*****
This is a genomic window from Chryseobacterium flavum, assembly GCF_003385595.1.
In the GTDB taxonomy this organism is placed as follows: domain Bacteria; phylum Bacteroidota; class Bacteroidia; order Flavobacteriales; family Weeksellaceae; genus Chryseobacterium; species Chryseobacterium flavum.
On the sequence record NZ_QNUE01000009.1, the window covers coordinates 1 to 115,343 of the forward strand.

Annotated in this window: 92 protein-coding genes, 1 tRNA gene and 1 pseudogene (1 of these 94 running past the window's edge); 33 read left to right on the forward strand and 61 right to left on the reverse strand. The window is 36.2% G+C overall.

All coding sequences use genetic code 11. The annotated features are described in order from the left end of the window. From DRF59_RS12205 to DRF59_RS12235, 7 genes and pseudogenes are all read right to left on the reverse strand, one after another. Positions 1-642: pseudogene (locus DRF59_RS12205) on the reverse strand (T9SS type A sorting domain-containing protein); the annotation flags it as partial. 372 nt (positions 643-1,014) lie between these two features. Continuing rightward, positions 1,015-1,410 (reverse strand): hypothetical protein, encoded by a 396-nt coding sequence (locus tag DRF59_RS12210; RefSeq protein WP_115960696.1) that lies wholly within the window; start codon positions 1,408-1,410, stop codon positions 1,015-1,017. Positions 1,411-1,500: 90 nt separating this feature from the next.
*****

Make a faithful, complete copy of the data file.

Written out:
This is a genomic window from Chryseobacterium flavum, assembly GCF_003385595.1.
In the GTDB taxonomy this organism is placed as follows: domain Bacteria; phylum Bacteroidota; class Bacteroidia; order Flavobacteriales; family Weeksellaceae; genus Chryseobacterium; species Chryseobacterium flavum.
On the sequence record NZ_QNUE01000009.1, the window covers coordinates 1 to 115,343 of the forward strand.

Annotated in this window: 92 protein-coding genes, 1 tRNA gene and 1 pseudogene (1 of these 94 running past the window's edge); 33 read left to right on the forward strand and 61 right to left on the reverse strand. The window is 36.2% G+C overall.

All coding sequences use genetic code 11. The annotated features are described in order from the left end of the window. From DRF59_RS12205 to DRF59_RS12235, 7 genes and pseudogenes are all read right to left on the reverse strand, one after another. Positions 1-642: pseudogene (locus DRF59_RS12205) on the reverse strand (T9SS type A sorting domain-containing protein); the annotation flags it as partial. 372 nt (positions 643-1,014) lie between these two features. Continuing rightward, positions 1,015-1,410 (reverse strand): hypothetical protein, encoded by a 396-nt coding sequence (locus tag DRF59_RS12210; RefSeq protein WP_115960696.1) that lies wholly within the window; start codon positions 1,408-1,410, stop codon positions 1,015-1,017. Positions 1,411-1,500: 90 nt separating this feature from the next.